The femtech (female technology) market is expected to be worth nearly $50 billion by 2025. In 2012, Ida Tin, who coined the word “femtech,” saw the opportunity to help women take control of their health, and founded Clue, now one of the most popular period-tracking apps in the world. In today’s episode, Ida discusses how data and technology can empower women and the future of femtech.
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The Girls in Tech Podcast is produced by Tote + Pears.
Music By: Adrian Dominic Walther
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Ida Tin is the co-founder and CEO of the female health app, Clue, which helps users learn about all aspects of female reproductive health. She is also credited with coining the term “femtech” at TechCrunch Disrupt in 2016.
Ida developed the idea for Clue after realizing that there had been very little innovation in family planning since the pill came out. She couldn’t fathom how it could be that we managed to walk on the moon but that most women still didn’t know which days they could or couldn’t get pregnant. She felt that she personally needed such a tool to manage that very important aspect of her own life — and was convinced that many other women would find an app like Clue, which could clue people in with personalized health data, useful and empowering.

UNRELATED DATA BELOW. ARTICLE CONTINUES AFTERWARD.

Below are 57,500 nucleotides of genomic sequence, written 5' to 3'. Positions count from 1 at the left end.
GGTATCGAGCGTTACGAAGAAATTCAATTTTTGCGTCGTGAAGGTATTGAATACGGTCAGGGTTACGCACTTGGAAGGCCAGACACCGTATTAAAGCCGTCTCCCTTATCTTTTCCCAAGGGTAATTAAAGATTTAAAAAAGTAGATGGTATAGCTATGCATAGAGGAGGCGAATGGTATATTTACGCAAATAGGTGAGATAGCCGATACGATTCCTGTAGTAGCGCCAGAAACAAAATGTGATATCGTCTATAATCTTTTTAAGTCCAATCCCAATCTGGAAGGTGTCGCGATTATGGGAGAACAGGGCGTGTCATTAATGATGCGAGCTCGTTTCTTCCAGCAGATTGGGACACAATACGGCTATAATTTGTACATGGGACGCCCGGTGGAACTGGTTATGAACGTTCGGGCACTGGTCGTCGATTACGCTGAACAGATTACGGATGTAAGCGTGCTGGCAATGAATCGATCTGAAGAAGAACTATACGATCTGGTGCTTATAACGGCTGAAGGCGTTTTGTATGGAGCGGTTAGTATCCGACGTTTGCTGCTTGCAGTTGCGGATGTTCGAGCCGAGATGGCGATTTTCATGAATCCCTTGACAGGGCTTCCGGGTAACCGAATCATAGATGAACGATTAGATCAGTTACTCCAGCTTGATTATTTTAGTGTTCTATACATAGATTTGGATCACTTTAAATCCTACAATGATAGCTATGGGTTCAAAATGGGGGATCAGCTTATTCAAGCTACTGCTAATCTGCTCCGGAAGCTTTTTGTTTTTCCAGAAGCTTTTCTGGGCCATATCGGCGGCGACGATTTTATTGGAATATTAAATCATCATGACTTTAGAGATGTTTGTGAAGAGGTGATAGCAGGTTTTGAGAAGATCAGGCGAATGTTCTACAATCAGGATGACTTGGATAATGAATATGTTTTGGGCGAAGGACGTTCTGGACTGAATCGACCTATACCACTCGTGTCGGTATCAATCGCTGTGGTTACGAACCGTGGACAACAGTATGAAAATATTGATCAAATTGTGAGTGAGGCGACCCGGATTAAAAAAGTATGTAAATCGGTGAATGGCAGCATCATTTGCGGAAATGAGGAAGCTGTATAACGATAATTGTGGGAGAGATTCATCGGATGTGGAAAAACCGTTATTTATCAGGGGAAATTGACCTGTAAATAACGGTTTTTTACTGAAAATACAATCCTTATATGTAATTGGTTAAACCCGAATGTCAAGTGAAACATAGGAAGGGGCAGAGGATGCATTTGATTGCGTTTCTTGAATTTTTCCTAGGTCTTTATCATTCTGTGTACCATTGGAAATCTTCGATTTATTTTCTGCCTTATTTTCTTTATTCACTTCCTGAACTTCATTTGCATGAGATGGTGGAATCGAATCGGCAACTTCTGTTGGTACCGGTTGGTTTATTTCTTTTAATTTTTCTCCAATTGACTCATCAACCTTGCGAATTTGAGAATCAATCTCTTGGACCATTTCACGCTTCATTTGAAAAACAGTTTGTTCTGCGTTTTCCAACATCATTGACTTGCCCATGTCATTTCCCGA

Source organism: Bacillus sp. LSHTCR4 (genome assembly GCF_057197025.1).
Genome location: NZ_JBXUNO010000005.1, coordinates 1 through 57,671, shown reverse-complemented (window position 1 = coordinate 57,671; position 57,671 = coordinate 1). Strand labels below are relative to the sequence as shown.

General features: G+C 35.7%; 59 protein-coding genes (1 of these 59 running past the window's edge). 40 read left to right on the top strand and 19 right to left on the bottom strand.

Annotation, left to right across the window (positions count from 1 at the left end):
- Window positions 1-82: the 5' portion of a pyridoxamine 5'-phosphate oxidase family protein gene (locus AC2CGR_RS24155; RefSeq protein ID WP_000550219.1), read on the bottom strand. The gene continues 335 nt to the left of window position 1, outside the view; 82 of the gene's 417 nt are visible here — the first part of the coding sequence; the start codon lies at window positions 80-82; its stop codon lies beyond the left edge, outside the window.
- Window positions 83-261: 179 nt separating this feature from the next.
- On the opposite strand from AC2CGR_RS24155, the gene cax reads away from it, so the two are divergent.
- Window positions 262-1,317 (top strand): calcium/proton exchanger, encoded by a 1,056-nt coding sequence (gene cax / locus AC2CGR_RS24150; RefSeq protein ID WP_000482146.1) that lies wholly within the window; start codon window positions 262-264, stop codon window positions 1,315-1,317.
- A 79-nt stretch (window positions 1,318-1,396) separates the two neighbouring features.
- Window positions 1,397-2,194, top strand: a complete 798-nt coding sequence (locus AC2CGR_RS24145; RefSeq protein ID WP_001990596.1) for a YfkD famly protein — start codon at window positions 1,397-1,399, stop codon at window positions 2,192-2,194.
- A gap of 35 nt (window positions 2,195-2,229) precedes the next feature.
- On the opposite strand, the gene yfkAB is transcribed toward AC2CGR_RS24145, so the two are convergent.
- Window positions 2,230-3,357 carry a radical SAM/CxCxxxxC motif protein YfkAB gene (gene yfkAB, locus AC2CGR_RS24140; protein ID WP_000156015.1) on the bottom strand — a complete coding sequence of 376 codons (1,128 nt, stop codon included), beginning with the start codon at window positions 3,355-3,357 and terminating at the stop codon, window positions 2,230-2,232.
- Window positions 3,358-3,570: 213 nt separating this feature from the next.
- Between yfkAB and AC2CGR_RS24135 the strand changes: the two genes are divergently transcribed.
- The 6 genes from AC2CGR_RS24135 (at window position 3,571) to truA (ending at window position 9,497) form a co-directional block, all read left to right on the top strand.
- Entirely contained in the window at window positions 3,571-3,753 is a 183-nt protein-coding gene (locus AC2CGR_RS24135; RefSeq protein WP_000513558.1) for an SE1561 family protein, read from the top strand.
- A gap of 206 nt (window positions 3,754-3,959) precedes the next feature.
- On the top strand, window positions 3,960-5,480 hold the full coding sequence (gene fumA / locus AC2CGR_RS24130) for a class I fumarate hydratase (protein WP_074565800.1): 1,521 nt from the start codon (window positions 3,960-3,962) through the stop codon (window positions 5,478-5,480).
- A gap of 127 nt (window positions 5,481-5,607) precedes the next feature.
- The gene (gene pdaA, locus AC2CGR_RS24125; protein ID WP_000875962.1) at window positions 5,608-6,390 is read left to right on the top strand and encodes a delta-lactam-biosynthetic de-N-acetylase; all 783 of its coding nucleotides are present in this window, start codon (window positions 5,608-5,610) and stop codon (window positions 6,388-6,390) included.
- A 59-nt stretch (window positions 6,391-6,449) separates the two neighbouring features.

Adriana Gascoigne (00:00):
I’m Adriana Gascoigne founder of Girls in Tech and this is the Girls in Tech podcast where we’re discussing the ways tech is always evolving and helping the world evolve too. Listen in, get inspired, and learn how you can use your skills to create the change you want to see in the world. Here’s your host, Zuzy Martin-Aly.
Zuzy Martin-Aly (00:20):
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Ida Tin (00:45):
And one of my big hopes for Clue is that I can expand culture so that women can have more space to express what they really experience and express their needs, because we have specific needs because of what our bodies are doing. And we need to live in a world where we don’t have to pretend that we are working on a straight line. We are working on curves.
Zuzy Martin-Aly (01:08):
When Apple introduced its health kit in 2014, the company boasted that it would track several major health factors, how many steps we take, sodium intake, weight, heart rate, and much more, but they forgot one of the most important things to roughly half of the people on the planet. They didn’t include a way for women to track their menstrual cycles, which is very important to us and a critical part of understanding our health. For millions of women around the world. A period tracking app is a must-have tool. It helps us understand our bodies, but without women advocating for the importance of women’s health and other issues in tech, our concerns and needs are being overlooked. Ida Tin is a Danish entrepreneur working to make sure women are seen and empowered to use technology as a way to make the world a better place from the female perspective.